Amazing 1,300-Year-Old Native Technology Found Hidden in Comox Harbour. The Ingenious Ancient Technology Concealed in the Shallows-Reviving the ancient technology … More
The aquatic world is being increasingly compromised by an overwhelming array of human-caused noise. The sound of propellers, cavitation, seabed … More
The coding in the genes of whales has a surprising attribute that has not been observed in any other known … More
A new test of cephalopod smarts has reinforced how important it is for us humans to not underestimate animal intelligence. … More
Originally planted with a rich array of edible and medicinal flora for people to use, forest gardens are now a source of food for animals and pollinators. While human activities, such as industrial land management, are often seen as being harmful to biodiversity, their study shows how Indigenous practices have benefited the health and resilience of forest ecosystems in the long-term, the researchers say.
The paper “debunks an important myth” in conservation circles, says Massachusetts Institute of Technology aerospace engineer Danielle Wood, who studies technology and international development but was not involved with the new work. By offering a long-term look at humans’ impact on the planet, the study reveals that it’s not people per se that send biodiversity on a downward spiral, but it’s instead the overexploitation of resources, she explains. If their practices are sustainable, “humans don’t have to be removed,” to save the world’s species.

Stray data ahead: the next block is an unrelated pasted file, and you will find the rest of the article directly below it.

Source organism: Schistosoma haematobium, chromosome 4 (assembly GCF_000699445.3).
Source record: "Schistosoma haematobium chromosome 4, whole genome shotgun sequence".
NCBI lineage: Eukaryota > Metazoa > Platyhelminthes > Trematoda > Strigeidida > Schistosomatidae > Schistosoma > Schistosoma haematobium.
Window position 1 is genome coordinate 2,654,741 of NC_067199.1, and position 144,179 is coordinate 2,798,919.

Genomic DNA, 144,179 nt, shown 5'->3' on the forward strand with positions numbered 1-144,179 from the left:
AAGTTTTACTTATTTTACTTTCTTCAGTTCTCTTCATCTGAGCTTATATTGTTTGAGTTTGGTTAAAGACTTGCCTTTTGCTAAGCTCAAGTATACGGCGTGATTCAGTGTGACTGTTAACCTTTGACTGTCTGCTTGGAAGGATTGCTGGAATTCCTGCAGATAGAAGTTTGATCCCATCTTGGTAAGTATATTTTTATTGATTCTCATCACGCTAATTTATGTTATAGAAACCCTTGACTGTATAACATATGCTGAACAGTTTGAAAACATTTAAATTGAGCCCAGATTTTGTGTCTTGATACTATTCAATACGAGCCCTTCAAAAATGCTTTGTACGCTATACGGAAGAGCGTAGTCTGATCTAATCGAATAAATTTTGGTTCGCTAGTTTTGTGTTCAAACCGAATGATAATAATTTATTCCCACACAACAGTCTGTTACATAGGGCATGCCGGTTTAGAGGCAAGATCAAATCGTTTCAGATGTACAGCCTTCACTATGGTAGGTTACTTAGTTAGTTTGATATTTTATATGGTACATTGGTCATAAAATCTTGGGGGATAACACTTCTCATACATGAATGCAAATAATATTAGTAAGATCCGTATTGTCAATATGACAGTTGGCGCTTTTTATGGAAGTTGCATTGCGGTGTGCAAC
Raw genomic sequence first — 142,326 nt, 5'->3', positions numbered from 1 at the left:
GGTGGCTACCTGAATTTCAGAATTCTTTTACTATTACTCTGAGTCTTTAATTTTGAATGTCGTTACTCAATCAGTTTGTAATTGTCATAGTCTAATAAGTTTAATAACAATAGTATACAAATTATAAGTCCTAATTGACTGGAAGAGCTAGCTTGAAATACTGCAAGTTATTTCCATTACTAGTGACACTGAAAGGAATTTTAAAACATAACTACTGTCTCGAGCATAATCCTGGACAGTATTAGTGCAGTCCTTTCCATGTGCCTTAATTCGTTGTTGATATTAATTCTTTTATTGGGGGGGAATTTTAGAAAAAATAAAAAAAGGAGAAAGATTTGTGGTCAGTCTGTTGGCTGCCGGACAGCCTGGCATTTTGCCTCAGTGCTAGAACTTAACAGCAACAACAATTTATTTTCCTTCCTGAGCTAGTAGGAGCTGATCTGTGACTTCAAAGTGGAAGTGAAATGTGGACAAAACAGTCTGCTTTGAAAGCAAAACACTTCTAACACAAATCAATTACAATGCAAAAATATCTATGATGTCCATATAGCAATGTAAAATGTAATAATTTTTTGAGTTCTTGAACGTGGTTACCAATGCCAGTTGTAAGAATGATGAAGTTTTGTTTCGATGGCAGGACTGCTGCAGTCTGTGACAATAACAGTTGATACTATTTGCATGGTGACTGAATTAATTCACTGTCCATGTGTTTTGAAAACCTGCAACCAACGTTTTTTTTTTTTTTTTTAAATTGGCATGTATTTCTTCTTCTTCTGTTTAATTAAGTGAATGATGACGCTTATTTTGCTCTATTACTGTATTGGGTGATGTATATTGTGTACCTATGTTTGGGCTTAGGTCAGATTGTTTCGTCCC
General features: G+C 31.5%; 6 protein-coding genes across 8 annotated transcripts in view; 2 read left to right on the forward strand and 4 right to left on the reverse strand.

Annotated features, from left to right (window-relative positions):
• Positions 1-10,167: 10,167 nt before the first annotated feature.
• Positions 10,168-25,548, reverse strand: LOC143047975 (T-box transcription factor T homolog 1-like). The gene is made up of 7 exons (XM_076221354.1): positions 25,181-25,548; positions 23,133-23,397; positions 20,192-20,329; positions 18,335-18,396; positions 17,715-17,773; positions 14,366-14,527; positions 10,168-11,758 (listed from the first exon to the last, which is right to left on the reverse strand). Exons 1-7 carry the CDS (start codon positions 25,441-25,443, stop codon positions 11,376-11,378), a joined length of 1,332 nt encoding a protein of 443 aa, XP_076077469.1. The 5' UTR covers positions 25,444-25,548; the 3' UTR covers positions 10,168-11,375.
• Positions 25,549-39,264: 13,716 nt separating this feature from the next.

“It is a ground-breaking study,” says Luke Rendell, a behavioral ecologist at the University of St. Andrews who was not involved with the research. The work adds evidence to the idea that dolphins evolved large brains to navigate their complex social environments.
Dr Thomas White shares with us his knowledge on the implications his research has of how we currently treat dolphins; while his work focuses on ethics and how we need to re-evaluate our perception of dolphin intelligence. Humans continue to apply speciesism when observing intelligence of other creatures when we do not necessarily demonstrate balanced consciousness by living within the means of the earth’s sustainable carrying capacity.
A species of Jellyfish called T. dohrnii is able to reverse its own aging process. Texas A&M-Galveston researchers are trying … More
Volcanic eruptions deep in our oceans are capable of extremely powerful releases of energy, at a rate high enough to … More